SALT LAKE CITY — Brushing aside a high-profile fellow Republican's slight, Mia Love appears to have arrived on Utah's political scene as anything but a novelty.
"I'm trying to get to 2,000 likes before it's midnight here in Utah. Help me out!" she posted Sunday on Twitter. Her Facebook page exceeded that number before the day ended and was headed to 3,000 on Monday as the next stage of the campaign kicked off in earnest.
New to a big political stage, the Saratoga Springs mayor bested two well-known former state lawmakers for the Republican nomination in the 4th Congressional District. She drew a boisterous ovation from delegates at the state GOP convention and said six-term Democratic Rep. Jim Matheson should be scared because he's never seen a candidate like her.
"It was quite striking," University of Utah political science professor Matthew Burbank said of Love's convention win. "It was certainly a surprise to me."
The National Republican Congressional Committee has targeted Matheson almost since he took office, and has him in its sights again.
"This will be a big race for us," Daniel Scarpinato, NRCC spokesman, said Monday.
"I think we're in a strong position to pick up the seat and retire Jim Matheson," he said. "I think it's really her message is what's going to win the race. I think she's right on the issues."
Having a target on his back is nothing new for Matheson. "I'm used to it," he said.
He's also used to winning with what he describes as a thoughtful approach that reaches across party lines to solve problems.
"I think they're comfortable with the idea that I try to get things done," Matheson said of voters. "The mood for constructive voices is really strong right now and that fits well with me."
At the Republican convention, Utah Attorney General Mark Shurtleff, who had endorsed Carl Wimmer, angered many delegates when he said, "You have to please pick a person with a proven record who can beat Jim Matheson this fall. Not a novelty."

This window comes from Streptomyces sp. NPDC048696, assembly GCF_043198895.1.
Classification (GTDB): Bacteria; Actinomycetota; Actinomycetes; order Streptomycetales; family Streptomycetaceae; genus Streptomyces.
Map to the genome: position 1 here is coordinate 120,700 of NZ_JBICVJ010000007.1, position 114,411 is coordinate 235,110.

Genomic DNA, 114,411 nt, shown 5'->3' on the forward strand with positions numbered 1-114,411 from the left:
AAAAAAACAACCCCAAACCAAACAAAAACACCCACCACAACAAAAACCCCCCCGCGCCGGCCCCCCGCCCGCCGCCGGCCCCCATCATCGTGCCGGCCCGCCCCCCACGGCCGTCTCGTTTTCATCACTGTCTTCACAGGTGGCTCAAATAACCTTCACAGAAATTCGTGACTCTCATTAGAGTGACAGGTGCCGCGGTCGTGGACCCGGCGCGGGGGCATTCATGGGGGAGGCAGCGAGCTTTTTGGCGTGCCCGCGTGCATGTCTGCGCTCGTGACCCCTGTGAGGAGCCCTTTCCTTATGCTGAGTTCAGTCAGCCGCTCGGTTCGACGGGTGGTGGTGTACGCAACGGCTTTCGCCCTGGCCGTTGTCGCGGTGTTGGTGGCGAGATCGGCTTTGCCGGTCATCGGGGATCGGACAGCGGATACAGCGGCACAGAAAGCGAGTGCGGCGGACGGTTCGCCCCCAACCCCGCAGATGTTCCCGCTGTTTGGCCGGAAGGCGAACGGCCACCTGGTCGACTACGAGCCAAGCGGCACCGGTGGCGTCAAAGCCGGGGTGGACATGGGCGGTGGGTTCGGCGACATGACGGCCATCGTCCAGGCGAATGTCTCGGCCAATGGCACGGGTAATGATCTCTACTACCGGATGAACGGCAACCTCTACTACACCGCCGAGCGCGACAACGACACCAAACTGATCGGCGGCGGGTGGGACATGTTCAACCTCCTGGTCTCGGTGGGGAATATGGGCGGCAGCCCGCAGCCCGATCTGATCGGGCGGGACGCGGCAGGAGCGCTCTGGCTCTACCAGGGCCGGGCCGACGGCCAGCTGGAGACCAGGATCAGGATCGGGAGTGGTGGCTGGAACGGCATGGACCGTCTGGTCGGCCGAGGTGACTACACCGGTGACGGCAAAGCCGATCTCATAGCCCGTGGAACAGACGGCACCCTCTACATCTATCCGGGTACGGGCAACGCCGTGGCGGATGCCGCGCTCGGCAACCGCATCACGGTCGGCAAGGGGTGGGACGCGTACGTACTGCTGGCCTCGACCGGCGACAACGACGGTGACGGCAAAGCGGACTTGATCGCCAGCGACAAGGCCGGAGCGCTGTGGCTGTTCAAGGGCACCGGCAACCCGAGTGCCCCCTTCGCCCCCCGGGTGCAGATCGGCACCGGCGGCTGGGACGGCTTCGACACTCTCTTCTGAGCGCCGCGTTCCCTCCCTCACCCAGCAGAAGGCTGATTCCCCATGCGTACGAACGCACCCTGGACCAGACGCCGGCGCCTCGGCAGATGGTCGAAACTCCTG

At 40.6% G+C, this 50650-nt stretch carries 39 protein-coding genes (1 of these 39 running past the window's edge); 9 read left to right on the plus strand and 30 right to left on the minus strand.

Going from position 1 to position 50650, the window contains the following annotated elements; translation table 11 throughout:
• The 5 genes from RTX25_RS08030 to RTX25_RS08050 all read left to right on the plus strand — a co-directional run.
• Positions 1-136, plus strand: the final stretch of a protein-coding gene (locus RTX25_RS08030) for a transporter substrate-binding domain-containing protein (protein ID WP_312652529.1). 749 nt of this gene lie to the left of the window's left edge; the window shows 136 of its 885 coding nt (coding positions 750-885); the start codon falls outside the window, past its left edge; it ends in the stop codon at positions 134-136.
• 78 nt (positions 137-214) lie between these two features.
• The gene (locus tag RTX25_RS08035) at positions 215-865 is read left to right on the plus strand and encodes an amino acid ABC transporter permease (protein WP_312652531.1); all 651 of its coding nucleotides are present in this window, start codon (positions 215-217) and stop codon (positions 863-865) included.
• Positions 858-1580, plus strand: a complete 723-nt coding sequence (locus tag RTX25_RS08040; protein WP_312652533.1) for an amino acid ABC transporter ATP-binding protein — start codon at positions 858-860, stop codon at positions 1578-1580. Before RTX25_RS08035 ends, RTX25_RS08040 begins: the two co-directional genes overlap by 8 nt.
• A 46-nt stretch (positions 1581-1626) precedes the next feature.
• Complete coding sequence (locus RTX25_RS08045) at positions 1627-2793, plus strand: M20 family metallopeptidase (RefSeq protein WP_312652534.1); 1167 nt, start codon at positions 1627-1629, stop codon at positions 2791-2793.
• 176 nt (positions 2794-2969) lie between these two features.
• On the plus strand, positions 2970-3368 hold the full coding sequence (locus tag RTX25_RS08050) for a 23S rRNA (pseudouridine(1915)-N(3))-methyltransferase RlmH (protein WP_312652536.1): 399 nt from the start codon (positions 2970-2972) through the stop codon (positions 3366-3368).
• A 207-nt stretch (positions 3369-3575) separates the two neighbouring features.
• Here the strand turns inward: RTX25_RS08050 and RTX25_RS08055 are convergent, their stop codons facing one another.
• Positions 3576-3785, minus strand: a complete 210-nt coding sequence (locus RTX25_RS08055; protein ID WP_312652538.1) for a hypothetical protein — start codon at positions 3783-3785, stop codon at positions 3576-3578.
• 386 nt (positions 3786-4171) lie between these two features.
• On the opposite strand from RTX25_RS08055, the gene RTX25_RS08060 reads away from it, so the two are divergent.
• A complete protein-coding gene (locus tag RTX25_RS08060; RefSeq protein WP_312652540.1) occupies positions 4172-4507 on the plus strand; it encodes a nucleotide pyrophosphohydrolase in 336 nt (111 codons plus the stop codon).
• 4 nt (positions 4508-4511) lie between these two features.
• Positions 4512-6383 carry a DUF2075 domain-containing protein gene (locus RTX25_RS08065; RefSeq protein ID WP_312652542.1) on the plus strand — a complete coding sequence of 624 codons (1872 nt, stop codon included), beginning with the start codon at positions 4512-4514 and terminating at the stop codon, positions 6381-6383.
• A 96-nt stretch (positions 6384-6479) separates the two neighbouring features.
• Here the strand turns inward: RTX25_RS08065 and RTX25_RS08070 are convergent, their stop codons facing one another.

Shurtleff later apologized and threw his support behind Love.
"He apologized. Case closed. We're moving forward," she said Monday.
Love's victory wasn't getting much national buzz Monday, but that will undoubtedly change as it settles in.
Politico did observe: "The daughter of Haitian immigrants, the pro-gun, pro-life conservative would be the lone black Republican woman in Congress if she won. She’s got a good chance of winning, too: Love will have an experienced opponent in Matheson but the seat is heavily Republican — and Utah favorite Mitt Romney will be heading the GOP ticket."
Love downplays gender and race as things voters care about.
"I don't think that matters to Utah. If Washington is going to make a big deal of it, it's certainly positive in terms of what they think of Utah," she said. "The message of the Republican Party has nothing to do with race or gender. It really has to do with policy and principle, and that’s what I represent."
Part of Love's appeal is that she's a relative newcomer to politics, Burbank said, who is seen as being able to bring a different challenge to the incumbent.
"It changes the matchup Matheson has usually seen, which is a fairly conservative state legislator runs against him and loses. If they want to break that mold, they've done that," he said.
Ideologically, Love does line up with some of Matheson's past challengers as well as GOP convention opponents Wimmer and Stephen Sandstrom, both of whom belonged to the conservative Patrick Henry Caucus while in the Utah Legislature.
Utah tea party organizer David Kirkham, who lost his bid to be the party's nominee for governor Saturday, said he's advised Love on economic issues and hopes to help her win the general election.
Love, he said, is a tea partyer.
"Of course she is," Kirkham said. "But what is the tea party? The tea party is, 'quit spending all our money, be responsible.'"
Love said her mantra of limited government, fiscal discipline, personal responsibility appeals to the tea party and moderate Republicans alike.
Matheson described some of Love's positions, such as wanting to shut down the U.S. departments of education and energy, as "out there."
"I think he'll try and paint a picture of who I am," Love said. "He's going to have a hard time putting me in a box."
Contributing: Lisa Riley Roche